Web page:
Author Topic: Function Pointers In Game Logic  (Read 595 times)

Caché GB

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Function Pointers In Game Logic
« on: June 22, 2018, 08:14:44 AM »
Function Pointers in game logic

Hello everyone and welcome to my discussion on Function Pointers.

Function Pointers used in game code can be a very useful technique for speeding up loop
mechanisms execution time. They can do this by avoiding decision structured execution in 
game logic allowing for less instructions.

In the WNDCLASSEX STRUCT that is passed as a pointer in RegisterClassEx, the .lpfnWndProc
value is an example of a function pointer. This value points to your Window Procedure that
is used by Windows.

Although function pointer are a simple concept they do lead to complex code.

Here is how function pointer work.

Code: [Select]
lda MACRO Operand, Param    ;; lda => load AddressOf
    lea eax, Param
    mov Operand, eax
ENDM

;===============================================================>

.data

  swFunctionPointers   db   "Function Pointers", 0

.code
SomeFunction00 PROC
   invoke  MessageBoxA, null, CSTR("In Function 00"), addr swFunctionPointers, MB_OK
      ret
SomeFunction00 ENDP

SomeFunction01 PROC
   invoke  MessageBoxA, null, CSTR("In Function 01"), addr swFunctionPointers, MB_OK
      ret
SomeFunction01 ENDP

SomeFunction03 PROC
   invoke  MessageBoxA, null, CSTR("In Function 02"), addr swFunctionPointers, MB_OK
      ret
SomeFunction03 ENDP

 etc.

;===============================================================>

.data
   g_pFunction DWORD 6 dup (0)

.code
SomeProc PROC

    local i:dword

          ...

          lda  g_pFunction[0*4], SomeFunction00
          lda  g_pFunction[1*4], SomeFunction01
          lda  g_pFunction[2*4], SomeFunction02
          lda  g_pFunction[3*4], SomeFunction03
          lda  g_pFunction[4*4], SomeFunction04
          lda  g_pFunction[5*4], SomeFunction05

          mov  i, 0
       .while (i < 6)
          mov  ecx, i
          mov  eax, 0
          .if (eax != g_pFunction[ecx*4])             
             call  g_pFunction[ecx*4]
          .endif
          inc  i
        .endw

          ...

          ret

SomeProc ENDP

;===============================================================>

In the zip file attachment is an asm file containing MASM32 code that demonstrates
how function pointers can be used to speed up loop execution.
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HSE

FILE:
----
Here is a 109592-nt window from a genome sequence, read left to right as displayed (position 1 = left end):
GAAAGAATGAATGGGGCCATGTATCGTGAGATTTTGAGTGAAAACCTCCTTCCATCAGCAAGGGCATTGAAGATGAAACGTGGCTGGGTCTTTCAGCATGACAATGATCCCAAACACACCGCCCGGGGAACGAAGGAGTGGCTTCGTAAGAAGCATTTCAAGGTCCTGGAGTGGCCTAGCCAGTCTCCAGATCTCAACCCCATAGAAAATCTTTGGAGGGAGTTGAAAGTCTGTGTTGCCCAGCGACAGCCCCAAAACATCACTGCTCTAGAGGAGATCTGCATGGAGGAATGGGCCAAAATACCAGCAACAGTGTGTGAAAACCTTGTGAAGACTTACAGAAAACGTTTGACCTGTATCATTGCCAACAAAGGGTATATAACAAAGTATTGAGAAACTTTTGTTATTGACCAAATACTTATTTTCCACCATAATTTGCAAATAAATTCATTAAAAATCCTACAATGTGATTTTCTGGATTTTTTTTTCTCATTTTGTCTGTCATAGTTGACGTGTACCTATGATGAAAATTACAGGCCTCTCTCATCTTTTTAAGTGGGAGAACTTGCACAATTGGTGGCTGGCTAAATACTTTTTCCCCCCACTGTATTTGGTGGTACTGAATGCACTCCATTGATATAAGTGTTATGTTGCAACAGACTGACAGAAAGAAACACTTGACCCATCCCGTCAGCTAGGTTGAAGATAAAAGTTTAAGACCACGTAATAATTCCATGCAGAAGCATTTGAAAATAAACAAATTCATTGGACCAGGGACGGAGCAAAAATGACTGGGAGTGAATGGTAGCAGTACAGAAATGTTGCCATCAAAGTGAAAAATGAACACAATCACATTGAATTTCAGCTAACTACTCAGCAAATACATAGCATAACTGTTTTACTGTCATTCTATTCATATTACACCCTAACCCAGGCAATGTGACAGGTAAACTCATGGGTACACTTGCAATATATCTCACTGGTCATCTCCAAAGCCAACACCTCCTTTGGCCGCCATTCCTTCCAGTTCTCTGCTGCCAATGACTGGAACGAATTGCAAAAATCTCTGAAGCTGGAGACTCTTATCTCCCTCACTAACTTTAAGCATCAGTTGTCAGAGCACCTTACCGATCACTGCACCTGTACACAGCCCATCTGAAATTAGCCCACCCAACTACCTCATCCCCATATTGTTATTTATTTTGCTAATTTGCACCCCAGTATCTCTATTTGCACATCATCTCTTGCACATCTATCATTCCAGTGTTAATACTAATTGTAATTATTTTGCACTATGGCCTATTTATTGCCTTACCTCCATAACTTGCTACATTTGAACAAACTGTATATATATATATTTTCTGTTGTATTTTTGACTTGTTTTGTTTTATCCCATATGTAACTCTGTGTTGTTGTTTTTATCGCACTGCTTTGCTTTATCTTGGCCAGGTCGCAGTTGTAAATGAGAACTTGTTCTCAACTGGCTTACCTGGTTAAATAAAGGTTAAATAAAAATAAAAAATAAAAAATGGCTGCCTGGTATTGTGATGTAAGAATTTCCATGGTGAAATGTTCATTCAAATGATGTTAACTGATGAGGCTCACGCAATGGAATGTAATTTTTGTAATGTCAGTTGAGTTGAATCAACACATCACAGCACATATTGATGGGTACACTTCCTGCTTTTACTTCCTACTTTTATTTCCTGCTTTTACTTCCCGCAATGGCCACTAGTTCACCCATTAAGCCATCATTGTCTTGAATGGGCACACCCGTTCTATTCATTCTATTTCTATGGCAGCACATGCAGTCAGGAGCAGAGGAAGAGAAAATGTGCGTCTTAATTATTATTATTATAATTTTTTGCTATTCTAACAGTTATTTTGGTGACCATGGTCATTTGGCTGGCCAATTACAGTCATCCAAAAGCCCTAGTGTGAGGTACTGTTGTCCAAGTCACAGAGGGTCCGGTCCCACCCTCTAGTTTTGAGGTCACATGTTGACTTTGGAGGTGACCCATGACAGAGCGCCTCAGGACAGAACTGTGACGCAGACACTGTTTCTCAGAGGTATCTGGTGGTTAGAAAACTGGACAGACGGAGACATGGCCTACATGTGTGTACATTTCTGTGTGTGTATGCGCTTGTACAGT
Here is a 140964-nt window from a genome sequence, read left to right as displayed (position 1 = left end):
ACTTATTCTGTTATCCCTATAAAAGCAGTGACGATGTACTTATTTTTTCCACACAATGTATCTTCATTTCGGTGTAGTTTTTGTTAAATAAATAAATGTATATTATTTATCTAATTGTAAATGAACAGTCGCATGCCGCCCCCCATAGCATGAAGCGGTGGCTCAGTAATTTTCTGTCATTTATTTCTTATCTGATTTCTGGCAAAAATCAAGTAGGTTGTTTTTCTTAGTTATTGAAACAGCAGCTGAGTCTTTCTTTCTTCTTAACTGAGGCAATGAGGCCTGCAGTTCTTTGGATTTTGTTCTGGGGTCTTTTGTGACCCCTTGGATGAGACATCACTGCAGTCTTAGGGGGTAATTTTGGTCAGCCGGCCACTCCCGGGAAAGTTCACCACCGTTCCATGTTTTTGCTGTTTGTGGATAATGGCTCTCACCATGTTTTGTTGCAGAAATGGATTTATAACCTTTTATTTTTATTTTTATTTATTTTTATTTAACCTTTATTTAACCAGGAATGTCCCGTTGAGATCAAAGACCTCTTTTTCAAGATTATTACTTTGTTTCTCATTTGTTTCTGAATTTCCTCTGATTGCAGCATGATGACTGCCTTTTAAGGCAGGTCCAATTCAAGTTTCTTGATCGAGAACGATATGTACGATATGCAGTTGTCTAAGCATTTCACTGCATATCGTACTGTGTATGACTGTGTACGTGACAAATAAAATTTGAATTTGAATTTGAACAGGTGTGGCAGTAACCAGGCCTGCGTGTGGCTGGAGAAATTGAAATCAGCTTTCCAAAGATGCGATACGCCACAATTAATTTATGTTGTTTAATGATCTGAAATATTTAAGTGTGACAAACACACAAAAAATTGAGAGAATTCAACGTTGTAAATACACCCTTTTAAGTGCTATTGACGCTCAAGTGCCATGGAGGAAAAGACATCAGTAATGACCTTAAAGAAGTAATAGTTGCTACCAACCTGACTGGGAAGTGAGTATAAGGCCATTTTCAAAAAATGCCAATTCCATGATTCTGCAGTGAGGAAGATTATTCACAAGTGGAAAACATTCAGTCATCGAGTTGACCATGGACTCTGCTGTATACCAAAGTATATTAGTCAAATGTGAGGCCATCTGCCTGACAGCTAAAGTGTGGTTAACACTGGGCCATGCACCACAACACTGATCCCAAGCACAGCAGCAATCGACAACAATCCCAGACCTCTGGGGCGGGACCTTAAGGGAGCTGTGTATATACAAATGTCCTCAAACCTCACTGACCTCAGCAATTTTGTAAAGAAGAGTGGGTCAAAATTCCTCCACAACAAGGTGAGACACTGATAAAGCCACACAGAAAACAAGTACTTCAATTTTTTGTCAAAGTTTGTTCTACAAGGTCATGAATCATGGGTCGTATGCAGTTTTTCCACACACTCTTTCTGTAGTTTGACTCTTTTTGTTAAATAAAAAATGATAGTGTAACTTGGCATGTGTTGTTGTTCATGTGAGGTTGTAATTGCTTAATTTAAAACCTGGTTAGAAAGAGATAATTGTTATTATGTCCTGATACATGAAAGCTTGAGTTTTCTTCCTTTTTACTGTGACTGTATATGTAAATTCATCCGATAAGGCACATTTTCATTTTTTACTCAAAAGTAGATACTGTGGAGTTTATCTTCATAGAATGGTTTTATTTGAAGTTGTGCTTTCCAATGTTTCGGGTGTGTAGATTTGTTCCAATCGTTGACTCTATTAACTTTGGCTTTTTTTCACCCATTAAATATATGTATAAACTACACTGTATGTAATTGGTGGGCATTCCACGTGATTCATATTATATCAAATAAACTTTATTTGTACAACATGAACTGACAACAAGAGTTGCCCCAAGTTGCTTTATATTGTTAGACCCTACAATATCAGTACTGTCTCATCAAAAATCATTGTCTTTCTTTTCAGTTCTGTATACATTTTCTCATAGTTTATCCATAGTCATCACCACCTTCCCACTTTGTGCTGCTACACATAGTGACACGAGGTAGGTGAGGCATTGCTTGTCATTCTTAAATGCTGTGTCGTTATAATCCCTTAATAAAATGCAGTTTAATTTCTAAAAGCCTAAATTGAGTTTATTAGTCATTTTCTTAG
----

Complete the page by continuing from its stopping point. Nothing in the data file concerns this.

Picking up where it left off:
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Re: Function Pointers In Game Logic
« Reply #1 on: June 22, 2018, 08:33:39 AM »
Or just make the table:
Code: [Select]
.data
   g_pFunction dd offset SomeFunction00
               dd offset SomeFunction01
               ...
               dd offset SomeFunction05
« Last Edit: June 22, 2018, 09:37:56 AM by HSE »

felipe

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Re: Function Pointers In Game Logic
« Reply #2 on: June 22, 2018, 08:56:45 AM »
Or just inline your functions... :idea:
Felipe.

felipe

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Re: Function Pointers In Game Logic
« Reply #3 on: June 22, 2018, 09:01:28 AM »
What do you mean by decision structured execution? If you mean that this will avoid doing comparisons and jumps you should watch what .while really do. :idea:
Felipe.

Siekmanski

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Re: Function Pointers In Game Logic
« Reply #4 on: June 22, 2018, 09:22:19 AM »
Just plain and simple, Jump Tables.

Code: [Select]
.data

RoutineJumpTable    dd offset Routine_0, offset Routine_1, offset Routine_2, ........... etc.


.code

    mov eax,0 ;routine_number
    jmp         [RoutineJumpTable+eax*4]
;    call         [RoutineJumpTable+eax*4] ; or call a routine

align 4
Routine_0:
; start of your awesome routine code
    ret

align 4
Routine_1:
; start of your awesome routine code
    ret

align 4
Routine_2:
; start of your awesome routine code
    ret
Creative coders use backward thinking techniques as a strategy.

Caché GB

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Re: Function Pointers In Game Logic
« Reply #5 on: June 22, 2018, 12:01:12 PM »
Hello HSE.

Thank you very much for your knowledgeable advice.

Hello Siekmanski.

Thank you very much also for your knowledgeable advice.

Hello felipe.

Thank you very much for your input.

Yes  decision structured execution  == comparisons and jumps.

Yes the aim is to avoid doing comparisons and jumps, very much so.
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felipe

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Re: Function Pointers In Game Logic
« Reply #6 on: June 22, 2018, 12:42:44 PM »
Yes the aim is to avoid doing comparisons and jumps, very much so.

I'm not pretty sure, but i think the mmx instruction set has some "feature" to avoid this when making some computations. Someday i will take a look to mmx instruction set again but deeper. Maybe (probably) other members knows about this feature. Maybe there are similar features in newer instruction sets.   :idea:

The main problem with this feature is that you can use it just for specific computation types, but as i said before i really don't know, i just remember a little what i readed some long time ago about mmx.  :idea:
Felipe.

daydreamer

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Re: Function Pointers In Game Logic
« Reply #7 on: June 22, 2018, 08:24:08 PM »
I think for finite state machine,its great to have a jumptable,just make a loop that loads array of State for 100's of enemies and use jumptable
also useful for the right image for 2d sprite for enemies/player character,depending on direction it points at and moves,action like fire a gun,jump,nonaction idle I seen in some games,the PC falls asleep after certain milliseconds inaction
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Caché GB

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Re: Function Pointers In Game Logic